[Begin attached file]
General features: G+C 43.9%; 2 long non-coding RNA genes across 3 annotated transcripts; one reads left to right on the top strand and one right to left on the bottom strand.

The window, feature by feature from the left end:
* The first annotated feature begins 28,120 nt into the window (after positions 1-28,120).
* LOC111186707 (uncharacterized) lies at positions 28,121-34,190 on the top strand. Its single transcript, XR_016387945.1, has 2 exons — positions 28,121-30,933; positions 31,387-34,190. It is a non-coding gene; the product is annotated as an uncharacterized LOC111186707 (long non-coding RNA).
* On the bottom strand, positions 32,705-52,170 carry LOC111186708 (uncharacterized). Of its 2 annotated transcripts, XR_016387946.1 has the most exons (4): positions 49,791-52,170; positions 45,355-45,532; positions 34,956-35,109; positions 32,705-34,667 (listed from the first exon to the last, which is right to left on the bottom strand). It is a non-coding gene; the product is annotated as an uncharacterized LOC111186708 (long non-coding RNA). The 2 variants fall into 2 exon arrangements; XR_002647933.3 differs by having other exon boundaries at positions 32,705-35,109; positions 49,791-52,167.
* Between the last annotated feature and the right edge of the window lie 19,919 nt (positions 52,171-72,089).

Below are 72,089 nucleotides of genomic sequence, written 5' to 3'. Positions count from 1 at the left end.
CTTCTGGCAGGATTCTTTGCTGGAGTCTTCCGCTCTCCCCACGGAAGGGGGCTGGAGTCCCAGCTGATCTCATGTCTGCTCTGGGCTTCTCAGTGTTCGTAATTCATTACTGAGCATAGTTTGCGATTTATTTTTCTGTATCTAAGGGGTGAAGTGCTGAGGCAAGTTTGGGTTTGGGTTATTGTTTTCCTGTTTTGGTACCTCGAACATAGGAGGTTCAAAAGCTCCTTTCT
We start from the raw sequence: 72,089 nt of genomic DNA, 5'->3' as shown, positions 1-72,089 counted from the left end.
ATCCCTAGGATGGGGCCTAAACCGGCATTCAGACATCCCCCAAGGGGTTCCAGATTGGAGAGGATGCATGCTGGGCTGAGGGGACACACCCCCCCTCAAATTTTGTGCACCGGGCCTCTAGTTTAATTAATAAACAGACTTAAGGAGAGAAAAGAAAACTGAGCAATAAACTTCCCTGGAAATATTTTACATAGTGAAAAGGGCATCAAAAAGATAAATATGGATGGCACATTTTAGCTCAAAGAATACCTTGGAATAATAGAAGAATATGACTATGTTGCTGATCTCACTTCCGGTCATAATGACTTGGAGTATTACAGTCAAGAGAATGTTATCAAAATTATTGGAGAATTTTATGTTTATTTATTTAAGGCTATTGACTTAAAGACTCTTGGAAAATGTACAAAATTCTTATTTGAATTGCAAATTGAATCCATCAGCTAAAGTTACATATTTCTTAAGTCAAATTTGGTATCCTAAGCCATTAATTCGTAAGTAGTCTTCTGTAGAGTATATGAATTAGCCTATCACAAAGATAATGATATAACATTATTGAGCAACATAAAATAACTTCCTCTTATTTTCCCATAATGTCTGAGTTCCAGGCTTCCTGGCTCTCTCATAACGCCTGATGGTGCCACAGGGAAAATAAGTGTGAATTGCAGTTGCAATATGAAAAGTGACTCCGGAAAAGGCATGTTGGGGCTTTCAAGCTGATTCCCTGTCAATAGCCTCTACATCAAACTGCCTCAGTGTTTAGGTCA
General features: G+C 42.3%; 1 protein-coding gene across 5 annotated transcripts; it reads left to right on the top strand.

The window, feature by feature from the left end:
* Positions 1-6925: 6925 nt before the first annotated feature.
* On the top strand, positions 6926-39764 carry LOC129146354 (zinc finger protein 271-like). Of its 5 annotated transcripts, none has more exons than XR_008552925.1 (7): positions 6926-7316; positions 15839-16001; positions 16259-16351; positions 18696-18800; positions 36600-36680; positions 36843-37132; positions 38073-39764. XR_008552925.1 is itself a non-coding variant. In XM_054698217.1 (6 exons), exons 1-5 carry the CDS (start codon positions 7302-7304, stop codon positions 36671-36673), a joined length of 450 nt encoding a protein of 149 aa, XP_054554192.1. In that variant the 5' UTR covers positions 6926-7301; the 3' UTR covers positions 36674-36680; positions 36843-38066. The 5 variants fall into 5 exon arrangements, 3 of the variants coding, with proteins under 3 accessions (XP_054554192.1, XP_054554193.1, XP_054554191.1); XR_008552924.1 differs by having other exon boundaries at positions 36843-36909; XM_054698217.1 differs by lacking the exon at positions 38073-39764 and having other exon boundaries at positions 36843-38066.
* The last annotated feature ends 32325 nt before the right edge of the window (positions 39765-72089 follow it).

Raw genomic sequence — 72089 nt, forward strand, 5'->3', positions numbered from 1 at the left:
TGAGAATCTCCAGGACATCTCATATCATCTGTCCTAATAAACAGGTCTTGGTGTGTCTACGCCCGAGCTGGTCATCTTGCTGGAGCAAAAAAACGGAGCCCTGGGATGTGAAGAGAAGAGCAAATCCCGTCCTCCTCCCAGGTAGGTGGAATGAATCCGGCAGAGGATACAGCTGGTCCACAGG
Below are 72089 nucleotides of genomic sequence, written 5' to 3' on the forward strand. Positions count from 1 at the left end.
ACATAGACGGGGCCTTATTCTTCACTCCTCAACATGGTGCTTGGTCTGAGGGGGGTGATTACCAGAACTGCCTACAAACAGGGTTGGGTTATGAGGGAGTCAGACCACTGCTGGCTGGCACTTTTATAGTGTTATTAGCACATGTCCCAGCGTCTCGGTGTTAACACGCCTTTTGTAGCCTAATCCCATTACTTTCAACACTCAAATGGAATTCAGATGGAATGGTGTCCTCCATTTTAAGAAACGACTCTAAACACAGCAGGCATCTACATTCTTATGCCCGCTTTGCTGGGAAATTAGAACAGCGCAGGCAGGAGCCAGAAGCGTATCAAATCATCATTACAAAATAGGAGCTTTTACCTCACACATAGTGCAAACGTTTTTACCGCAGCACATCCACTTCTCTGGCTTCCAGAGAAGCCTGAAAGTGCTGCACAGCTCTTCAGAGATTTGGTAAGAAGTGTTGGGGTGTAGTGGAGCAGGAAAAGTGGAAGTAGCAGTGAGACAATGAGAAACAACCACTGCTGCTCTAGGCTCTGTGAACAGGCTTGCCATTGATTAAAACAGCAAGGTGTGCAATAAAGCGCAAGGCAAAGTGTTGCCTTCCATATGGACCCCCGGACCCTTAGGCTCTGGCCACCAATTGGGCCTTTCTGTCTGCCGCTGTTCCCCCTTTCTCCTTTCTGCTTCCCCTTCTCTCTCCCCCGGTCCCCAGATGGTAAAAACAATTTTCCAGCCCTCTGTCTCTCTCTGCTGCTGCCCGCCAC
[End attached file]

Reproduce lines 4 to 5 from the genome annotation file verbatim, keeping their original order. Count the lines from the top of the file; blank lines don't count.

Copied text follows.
* LOC111186707 (uncharacterized) lies at positions 28,121-34,190 on the top strand. Its single transcript, XR_016387945.1, has 2 exons — positions 28,121-30,933; positions 31,387-34,190. It is a non-coding gene; the product is annotated as an uncharacterized LOC111186707 (long non-coding RNA).
* On the bottom strand, positions 32,705-52,170 carry LOC111186708 (uncharacterized). Of its 2 annotated transcripts, XR_016387946.1 has the most exons (4): positions 49,791-52,170; positions 45,355-45,532; positions 34,956-35,109; positions 32,705-34,667 (listed from the first exon to the last, which is right to left on the bottom strand). It is a non-coding gene; the product is annotated as an uncharacterized LOC111186708 (long non-coding RNA). The 2 variants fall into 2 exon arrangements; XR_002647933.3 differs by having other exon boundaries at positions 32,705-35,109; positions 49,791-52,167.